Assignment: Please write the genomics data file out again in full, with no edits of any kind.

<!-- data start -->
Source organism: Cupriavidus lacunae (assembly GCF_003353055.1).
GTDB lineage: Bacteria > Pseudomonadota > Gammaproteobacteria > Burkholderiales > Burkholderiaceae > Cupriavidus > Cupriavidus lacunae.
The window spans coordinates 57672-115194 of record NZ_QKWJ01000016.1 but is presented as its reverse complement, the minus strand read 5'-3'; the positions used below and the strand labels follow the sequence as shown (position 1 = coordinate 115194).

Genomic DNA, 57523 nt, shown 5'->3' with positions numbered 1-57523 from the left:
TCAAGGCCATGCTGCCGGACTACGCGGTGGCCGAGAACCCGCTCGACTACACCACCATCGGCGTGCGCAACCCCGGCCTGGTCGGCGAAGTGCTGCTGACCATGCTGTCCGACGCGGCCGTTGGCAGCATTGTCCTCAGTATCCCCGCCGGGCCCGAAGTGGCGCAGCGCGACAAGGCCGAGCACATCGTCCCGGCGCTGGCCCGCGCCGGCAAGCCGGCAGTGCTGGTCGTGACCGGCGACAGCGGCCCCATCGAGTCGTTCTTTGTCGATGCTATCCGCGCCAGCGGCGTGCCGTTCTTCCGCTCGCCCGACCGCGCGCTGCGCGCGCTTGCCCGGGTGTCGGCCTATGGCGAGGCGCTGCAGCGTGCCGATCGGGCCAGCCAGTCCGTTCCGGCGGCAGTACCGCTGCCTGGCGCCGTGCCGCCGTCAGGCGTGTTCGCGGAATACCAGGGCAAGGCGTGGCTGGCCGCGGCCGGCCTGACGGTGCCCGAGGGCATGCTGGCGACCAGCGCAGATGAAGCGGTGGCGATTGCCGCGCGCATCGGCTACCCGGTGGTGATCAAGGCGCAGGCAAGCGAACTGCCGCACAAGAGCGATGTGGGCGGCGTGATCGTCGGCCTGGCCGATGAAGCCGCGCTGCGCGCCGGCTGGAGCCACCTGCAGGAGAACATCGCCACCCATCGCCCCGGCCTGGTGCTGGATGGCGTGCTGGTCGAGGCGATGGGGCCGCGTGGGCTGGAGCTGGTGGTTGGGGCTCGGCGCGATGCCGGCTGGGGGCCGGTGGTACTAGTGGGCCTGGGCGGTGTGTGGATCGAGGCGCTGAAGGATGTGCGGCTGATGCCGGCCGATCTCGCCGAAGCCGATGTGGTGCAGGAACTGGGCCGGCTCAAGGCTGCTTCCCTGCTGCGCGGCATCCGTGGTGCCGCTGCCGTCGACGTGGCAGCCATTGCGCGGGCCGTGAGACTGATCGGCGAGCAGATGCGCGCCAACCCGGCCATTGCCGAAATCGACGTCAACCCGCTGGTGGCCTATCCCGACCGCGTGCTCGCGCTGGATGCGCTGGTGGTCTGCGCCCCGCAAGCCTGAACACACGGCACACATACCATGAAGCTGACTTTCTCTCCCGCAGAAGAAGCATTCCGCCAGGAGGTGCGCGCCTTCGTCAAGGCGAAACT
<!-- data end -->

Source organism: Cupriavidus lacunae (assembly GCF_003353055.1).
GTDB lineage: Bacteria > Pseudomonadota > Gammaproteobacteria > Burkholderiales > Burkholderiaceae > Cupriavidus > Cupriavidus lacunae.
The window spans coordinates 57672-115194 of record NZ_QKWJ01000016.1 but is presented as its reverse complement, the minus strand read 5'-3'; the positions used below and the strand labels follow the sequence as shown (position 1 = coordinate 115194).

Genomic DNA, 57523 nt, shown 5'->3' with positions numbered 1-57523 from the left:
TCAAGGCCATGCTGCCGGACTACGCGGTGGCCGAGAACCCGCTCGACTACACCACCATCGGCGTGCGCAACCCCGGCCTGGTCGGCGAAGTGCTGCTGACCATGCTGTCCGACGCGGCCGTTGGCAGCATTGTCCTCAGTATCCCCGCCGGGCCCGAAGTGGCGCAGCGCGACAAGGCCGAGCACATCGTCCCGGCGCTGGCCCGCGCCGGCAAGCCGGCAGTGCTGGTCGTGACCGGCGACAGCGGCCCCATCGAGTCGTTCTTTGTCGATGCTATCCGCGCCAGCGGCGTGCCGTTCTTCCGCTCGCCCGACCGCGCGCTGCGCGCGCTTGCCCGGGTGTCGGCCTATGGCGAGGCGCTGCAGCGTGCCGATCGGGCCAGCCAGTCCGTTCCGGCGGCAGTACCGCTGCCTGGCGCCGTGCCGCCGTCAGGCGTGTTCGCGGAATACCAGGGCAAGGCGTGGCTGGCCGCGGCCGGCCTGACGGTGCCCGAGGGCATGCTGGCGACCAGCGCAGATGAAGCGGTGGCGATTGCCGCGCGCATCGGCTACCCGGTGGTGATCAAGGCGCAGGCAAGCGAACTGCCGCACAAGAGCGATGTGGGCGGCGTGATCGTCGGCCTGGCCGATGAAGCCGCGCTGCGCGCCGGCTGGAGCCACCTGCAGGAGAACATCGCCACCCATCGCCCCGGCCTGGTGCTGGATGGCGTGCTGGTCGAGGCGATGGGGCCGCGTGGGCTGGAGCTGGTGGTTGGGGCTCGGCGCGATGCCGGCTGGGGGCCGGTGGTACTAGTGGGCCTGGGCGGTGTGTGGATCGAGGCGCTGAAGGATGTGCGGCTGATGCCGGCCGATCTCGCCGAAGCCGATGTGGTGCAGGAACTGGGCCGGCTCAAGGCTGCTTCCCTGCTGCGCGGCATCCGTGGTGCCGCTGCCGTCGACGTGGCAGCCATTGCGCGGGCCGTGAGACTGATCGGCGAGCAGATGCGCGCCAACCCGGCCATTGCCGAAATCGACGTCAACCCGCTGGTGGCCTATCCCGACCGCGTGCTCGCGCTGGATGCGCTGGTGGTCTGCGCCCCGCAAGCCTGAACACACGGCACACATACCATGAAGCTGACTTTCTCTCCCGCAGAAGAAGCATTCCGCCAGGAGGTGCGCGCCTTCGTCAAGGCGAAACT